I congratulate my hon. Friend Philip Davies on securing this important debate. He never fails to challenge the status quo, and he never fails to speak without fear or favour, for which I commend him, but International Men’s Day is also about promoting gender equality—that is one of its stated objectives. Striving for equality is not a competition between men and women. Women face discrimination on a daily basis—that is not a myth. He does not do his case much good by attempting to belittle that discrimination.
The number of men who are currently sitting as MPs is greater than the number of women who have ever been elected as Members of Parliament—that is a shocking fact. It is a great privilege to follow Mrs Moon, who has done more than anyone else to press for change on suicide, which affects more men than women. I thank the Samaritans and CALM for their excellent briefings, which they sent to us all. If we had had more women like her, and others, in this place over the past 100 years, perhaps more of the issues raised by my hon. Friend the Member for Shipley would have been better debated and more fully addressed, because such issues are often picked up by women Members of Parliament.
International Men’s Day is not about pitching men against women; it is about the health of men and boys, the promotion of gender equality, positive male role models and men’s contribution to family life and their children’s lives. I have the privilege of living in a three-generation family, and women are in the minority, but we have fantastic support from the male members of our family to achieve the most that we can as women. Gender stereotypes are good for no one, and International Men’s Day should be an opportunity to address those stereotypes.
Suicides are a tragic waste of life, and it is important that we have strong policies to address suicide. Ahead of today’s debate I considered the driving force behind those suicides. The hon. Member for Bridgend touched on some of the issues that she has dealt with, and I am particularly interested in her comments about the expectations that we put on male members of our families and communities. I am also concerned about the impact of relationship breakdown and loneliness, which can be felt strongly by men, particularly as they get older. I will focus on that and on how we might start to address some of the problems that men have in trying to play a full role in all aspects of their community and in all aspects of life, as my hon. Friend the Member for Shipley mentioned.
Too many fathers lose contact with their children after an adult relationship breaks down, and too many fathers still find it difficult to play a full role in their children’s lives even if their adult relationship is still intact. When there is domestic violence or there are concerns about a child’s welfare, it is clearly right that a parent’s role in their children’s lives might be curtailed. However, there is clear evidence that, in day-to-day life, we could be doing far more to support the role of fathers in their children’s lives and to challenge the continuing gender stereotyping that it is in some way unacceptable for men to take up a more active role in their children’s lives. That stereotype exists despite the considerable improvements that this Government, and the coalition Government before them, have made in introducing support so that we can all have a more balanced approach to life, particularly through parental leave and flexible working. The fact is that men still find it difficult to access such policies.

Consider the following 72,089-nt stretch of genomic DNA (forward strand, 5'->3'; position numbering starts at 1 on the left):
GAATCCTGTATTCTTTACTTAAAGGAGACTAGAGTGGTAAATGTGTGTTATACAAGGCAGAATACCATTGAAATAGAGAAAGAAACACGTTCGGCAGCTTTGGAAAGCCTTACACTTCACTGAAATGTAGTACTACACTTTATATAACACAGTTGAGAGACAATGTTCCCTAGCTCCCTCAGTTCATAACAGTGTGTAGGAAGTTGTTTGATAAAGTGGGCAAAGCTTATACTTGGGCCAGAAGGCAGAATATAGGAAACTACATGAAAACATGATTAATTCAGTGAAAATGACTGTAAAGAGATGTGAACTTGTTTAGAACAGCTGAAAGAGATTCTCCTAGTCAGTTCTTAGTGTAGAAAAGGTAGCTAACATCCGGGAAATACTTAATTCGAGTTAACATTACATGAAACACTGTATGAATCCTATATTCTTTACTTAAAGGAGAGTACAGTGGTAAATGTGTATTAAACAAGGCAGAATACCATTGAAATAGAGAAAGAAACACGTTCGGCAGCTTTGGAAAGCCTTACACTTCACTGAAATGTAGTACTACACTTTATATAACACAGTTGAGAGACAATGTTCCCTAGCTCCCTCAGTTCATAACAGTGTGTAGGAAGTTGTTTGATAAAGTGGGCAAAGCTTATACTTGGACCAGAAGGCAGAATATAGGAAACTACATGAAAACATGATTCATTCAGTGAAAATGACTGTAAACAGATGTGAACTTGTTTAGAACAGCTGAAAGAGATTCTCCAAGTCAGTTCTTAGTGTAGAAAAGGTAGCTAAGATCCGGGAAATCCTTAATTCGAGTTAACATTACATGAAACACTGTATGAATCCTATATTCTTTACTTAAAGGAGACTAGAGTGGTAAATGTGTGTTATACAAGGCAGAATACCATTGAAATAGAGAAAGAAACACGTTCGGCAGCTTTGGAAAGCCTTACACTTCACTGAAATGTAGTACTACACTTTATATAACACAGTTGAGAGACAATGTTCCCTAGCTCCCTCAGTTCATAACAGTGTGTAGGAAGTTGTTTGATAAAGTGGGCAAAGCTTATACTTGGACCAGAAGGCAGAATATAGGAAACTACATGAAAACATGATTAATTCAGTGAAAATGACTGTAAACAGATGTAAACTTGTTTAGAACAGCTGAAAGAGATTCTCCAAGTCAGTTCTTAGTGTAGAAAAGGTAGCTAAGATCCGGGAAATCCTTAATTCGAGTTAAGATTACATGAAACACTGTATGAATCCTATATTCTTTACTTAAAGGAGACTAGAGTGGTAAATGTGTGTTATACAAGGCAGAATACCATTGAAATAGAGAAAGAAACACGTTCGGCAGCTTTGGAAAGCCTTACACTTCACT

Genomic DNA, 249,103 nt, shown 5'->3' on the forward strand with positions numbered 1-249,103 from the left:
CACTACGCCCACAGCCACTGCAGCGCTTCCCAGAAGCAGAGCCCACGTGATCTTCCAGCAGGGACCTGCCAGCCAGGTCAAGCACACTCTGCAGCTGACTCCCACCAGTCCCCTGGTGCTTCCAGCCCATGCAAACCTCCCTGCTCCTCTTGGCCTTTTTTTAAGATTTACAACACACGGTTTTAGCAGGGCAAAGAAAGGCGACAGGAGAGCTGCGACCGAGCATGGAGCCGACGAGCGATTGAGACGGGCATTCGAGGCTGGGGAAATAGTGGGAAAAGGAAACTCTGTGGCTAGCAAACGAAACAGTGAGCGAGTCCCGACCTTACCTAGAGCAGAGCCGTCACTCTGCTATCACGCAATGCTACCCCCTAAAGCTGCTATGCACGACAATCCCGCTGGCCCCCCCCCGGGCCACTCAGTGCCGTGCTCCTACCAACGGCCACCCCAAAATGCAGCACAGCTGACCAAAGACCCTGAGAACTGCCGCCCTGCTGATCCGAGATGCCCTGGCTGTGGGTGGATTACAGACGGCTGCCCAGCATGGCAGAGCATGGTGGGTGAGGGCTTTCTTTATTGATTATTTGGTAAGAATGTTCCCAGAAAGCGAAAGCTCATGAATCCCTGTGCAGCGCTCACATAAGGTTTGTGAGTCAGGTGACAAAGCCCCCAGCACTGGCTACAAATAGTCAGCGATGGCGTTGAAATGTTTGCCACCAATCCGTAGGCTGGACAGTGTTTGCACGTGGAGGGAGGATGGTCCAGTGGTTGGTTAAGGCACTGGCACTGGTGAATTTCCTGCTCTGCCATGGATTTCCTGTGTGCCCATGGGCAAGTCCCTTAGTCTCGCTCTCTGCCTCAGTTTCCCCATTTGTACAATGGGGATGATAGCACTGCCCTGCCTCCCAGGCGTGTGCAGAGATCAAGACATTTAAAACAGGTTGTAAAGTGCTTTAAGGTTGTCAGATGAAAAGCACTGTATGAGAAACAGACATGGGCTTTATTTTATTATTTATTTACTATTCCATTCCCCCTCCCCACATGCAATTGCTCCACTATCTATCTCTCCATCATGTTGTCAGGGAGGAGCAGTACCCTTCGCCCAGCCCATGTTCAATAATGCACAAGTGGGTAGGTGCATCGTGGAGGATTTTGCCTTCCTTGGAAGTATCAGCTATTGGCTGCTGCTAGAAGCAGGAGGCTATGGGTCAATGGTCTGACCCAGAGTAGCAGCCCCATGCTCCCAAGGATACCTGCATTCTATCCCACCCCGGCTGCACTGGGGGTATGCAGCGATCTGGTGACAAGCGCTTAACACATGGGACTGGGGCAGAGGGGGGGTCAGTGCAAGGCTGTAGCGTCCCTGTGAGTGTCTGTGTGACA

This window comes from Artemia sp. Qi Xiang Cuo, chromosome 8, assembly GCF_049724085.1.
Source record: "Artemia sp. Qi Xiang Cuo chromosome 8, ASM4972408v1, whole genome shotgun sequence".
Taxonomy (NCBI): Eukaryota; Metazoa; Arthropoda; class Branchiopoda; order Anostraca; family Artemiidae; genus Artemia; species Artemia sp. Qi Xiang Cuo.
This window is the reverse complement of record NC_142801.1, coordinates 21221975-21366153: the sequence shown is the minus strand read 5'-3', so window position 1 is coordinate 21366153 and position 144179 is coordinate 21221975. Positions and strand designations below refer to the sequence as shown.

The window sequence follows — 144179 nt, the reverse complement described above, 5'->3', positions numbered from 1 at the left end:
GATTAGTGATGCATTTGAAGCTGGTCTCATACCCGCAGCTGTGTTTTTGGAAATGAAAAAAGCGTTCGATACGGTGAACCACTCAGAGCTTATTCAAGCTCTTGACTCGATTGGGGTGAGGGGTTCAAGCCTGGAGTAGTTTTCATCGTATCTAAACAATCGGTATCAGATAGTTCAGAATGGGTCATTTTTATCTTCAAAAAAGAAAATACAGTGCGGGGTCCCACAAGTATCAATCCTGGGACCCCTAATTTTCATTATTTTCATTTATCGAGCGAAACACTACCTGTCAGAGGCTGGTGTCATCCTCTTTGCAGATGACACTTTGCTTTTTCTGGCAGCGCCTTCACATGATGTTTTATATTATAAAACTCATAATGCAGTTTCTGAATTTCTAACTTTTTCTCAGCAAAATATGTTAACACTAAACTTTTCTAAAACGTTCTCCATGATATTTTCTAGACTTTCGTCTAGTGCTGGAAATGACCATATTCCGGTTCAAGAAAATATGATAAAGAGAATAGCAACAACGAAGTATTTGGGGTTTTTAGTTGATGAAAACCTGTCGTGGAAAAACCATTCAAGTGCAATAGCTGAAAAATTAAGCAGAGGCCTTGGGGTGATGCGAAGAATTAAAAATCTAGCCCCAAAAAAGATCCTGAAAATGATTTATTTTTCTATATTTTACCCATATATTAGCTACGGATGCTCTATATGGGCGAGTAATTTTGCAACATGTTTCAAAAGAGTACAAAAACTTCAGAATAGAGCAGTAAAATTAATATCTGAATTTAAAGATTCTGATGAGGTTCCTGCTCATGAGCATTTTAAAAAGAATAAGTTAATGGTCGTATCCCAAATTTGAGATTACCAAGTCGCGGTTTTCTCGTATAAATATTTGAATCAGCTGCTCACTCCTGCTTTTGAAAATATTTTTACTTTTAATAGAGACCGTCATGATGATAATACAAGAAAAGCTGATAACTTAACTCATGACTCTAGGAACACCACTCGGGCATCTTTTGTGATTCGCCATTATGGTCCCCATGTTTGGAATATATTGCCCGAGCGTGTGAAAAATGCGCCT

Parental leave is a particular case in point. In the UK, it is felt there is an attitude of frowning on men taking up parental leave, and 41% of men have said that that is one of the biggest barriers to their taking up their legitimate and legal entitlement to it. I would be interested to hear the Minister’s comments on that, because it is not just a problem faced by the UK. In the Czech Republic, where parental leave legislation is the same for men and women, men still take up a fraction of their entitlement. The Scandinavian countries are often held up as paragons of virtues when it comes to family policy, but Finland has less than 9% uptake of parental leave by fathers. This is probably a Europe-wide problem—indeed, perhaps a global phenomenon.
How can we ensure that men have access to parental leave, which can give them an important role in their children’s lives in the early days? There is undeniable evidence from countries that encourage parental leave, such as Germany, that if a father has an active role in a child’s life before the age of five, it can encourage, support and nurture a stronger lifelong relationship between them. That is important, and we need to understand it. We have the policy in place; how do we make it work for men?
I applaud the Government for the work that they have done to ensure that the opportunity to request flexible working is now open to everybody, yet dads are twice as likely to have their requests for flexible working rejected by employers. Just under one fifth of fathers applying for flexible working are turned down. However, men are also less likely to apply for flexible working in the first place, with just 17% of fathers requesting flexible working compared with 28% of mothers.